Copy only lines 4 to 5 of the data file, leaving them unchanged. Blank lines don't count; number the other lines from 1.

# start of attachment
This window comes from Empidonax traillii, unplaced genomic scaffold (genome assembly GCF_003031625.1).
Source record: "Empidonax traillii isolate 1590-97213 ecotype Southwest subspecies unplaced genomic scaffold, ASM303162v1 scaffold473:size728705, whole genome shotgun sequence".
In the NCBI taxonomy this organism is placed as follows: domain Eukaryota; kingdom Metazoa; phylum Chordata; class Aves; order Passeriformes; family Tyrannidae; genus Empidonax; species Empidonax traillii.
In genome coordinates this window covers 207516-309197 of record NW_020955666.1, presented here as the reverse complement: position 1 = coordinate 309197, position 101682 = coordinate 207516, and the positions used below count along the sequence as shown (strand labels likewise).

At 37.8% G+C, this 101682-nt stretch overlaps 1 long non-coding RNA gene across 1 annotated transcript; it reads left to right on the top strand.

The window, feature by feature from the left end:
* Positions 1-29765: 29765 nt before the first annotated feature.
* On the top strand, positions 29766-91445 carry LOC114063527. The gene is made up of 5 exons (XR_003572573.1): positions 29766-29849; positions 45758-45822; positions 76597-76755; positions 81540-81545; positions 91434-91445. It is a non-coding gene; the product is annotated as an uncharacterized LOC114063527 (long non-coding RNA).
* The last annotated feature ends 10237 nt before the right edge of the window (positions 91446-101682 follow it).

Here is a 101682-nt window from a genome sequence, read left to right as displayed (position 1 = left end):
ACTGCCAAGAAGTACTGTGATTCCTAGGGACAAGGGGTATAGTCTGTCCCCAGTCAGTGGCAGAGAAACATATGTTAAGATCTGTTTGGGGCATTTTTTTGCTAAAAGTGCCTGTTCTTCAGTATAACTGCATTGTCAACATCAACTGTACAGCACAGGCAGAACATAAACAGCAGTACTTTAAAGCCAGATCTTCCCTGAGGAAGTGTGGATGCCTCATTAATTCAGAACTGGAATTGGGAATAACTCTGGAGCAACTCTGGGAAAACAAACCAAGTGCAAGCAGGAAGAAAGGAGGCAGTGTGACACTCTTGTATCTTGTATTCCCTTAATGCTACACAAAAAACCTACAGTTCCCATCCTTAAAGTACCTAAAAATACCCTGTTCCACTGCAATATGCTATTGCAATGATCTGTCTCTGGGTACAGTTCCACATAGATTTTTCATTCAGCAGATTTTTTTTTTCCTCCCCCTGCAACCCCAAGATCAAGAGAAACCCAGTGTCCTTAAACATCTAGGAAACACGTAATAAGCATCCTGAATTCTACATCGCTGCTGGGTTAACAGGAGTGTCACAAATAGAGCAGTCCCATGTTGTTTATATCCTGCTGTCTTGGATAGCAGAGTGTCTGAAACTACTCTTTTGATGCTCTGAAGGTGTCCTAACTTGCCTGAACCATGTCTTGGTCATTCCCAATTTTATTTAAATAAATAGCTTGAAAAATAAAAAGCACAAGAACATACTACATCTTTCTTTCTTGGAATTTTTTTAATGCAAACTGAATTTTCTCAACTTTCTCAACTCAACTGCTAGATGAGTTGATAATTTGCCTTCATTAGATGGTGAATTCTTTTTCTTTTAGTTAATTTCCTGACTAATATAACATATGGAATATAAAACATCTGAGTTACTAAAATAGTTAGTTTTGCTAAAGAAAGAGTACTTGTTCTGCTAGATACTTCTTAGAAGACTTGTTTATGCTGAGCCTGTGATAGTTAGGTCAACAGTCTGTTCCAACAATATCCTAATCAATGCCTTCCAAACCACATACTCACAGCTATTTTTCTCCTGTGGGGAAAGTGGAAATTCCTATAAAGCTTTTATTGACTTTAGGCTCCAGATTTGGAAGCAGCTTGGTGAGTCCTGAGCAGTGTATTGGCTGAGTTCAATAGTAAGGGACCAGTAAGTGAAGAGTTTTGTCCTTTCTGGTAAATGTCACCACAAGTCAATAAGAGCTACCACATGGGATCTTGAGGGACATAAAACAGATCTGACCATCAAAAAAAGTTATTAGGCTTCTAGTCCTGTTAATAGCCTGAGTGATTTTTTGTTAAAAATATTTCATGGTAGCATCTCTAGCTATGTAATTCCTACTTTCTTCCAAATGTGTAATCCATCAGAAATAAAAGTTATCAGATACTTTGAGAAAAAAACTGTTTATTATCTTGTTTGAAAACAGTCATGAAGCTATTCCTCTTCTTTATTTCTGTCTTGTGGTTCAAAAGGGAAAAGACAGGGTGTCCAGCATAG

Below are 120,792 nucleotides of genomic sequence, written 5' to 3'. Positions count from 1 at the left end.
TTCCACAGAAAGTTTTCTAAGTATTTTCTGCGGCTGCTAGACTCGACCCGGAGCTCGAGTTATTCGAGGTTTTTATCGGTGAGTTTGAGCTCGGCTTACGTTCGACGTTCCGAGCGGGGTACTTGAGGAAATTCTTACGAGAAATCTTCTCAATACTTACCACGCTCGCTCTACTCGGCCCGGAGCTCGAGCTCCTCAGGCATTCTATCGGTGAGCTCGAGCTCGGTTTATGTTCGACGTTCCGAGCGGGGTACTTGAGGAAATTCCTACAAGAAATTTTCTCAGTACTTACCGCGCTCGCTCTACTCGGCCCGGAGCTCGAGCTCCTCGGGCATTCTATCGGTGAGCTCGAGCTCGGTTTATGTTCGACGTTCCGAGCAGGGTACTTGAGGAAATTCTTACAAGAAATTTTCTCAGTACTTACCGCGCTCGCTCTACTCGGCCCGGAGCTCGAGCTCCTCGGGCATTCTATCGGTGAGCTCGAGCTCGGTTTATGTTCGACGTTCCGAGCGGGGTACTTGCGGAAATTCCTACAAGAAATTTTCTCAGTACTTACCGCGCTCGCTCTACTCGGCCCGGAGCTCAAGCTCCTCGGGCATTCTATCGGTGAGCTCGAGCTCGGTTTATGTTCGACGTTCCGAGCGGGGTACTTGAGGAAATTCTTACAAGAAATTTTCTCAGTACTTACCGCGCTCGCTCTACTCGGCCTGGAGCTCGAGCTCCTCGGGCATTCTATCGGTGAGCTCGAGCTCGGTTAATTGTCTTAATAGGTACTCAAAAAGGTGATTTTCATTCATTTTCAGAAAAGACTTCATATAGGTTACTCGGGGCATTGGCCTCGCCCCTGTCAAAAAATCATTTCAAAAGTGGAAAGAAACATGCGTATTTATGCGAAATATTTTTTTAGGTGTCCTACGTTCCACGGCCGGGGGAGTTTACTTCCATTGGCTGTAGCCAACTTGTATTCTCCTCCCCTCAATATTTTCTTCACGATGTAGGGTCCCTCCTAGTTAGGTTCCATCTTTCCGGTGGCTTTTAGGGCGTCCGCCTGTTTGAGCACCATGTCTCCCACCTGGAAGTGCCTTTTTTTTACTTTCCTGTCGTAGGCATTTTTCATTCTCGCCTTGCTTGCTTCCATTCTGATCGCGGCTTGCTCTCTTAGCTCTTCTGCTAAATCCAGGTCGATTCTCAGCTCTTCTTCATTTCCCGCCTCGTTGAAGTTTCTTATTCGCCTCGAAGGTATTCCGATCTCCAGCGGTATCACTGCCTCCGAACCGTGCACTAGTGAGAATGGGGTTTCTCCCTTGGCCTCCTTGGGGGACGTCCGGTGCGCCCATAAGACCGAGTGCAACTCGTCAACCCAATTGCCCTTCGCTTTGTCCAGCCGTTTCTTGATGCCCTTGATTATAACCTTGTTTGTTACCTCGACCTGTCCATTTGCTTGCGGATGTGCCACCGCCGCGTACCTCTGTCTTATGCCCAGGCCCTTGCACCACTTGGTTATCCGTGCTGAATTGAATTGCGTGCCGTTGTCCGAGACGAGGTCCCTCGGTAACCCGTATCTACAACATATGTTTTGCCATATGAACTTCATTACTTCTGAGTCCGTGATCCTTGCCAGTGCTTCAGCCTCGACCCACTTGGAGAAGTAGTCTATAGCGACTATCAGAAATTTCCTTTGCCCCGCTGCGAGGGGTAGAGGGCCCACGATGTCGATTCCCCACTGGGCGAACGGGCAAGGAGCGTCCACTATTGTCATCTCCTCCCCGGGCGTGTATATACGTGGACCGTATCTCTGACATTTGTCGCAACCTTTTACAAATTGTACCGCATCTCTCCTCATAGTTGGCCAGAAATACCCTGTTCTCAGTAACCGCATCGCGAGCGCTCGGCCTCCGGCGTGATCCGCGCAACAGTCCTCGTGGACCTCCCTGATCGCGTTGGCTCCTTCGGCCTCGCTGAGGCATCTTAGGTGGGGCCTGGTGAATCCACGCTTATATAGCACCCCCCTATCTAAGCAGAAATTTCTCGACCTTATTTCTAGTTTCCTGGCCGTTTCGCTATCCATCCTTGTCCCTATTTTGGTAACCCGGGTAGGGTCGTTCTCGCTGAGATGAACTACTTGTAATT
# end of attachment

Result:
In genome coordinates this window covers 207516-309197 of record NW_020955666.1, presented here as the reverse complement: position 1 = coordinate 309197, position 101682 = coordinate 207516, and the positions used below count along the sequence as shown (strand labels likewise).

At 37.8% G+C, this 101682-nt stretch overlaps 1 long non-coding RNA gene across 1 annotated transcript; it reads left to right on the top strand.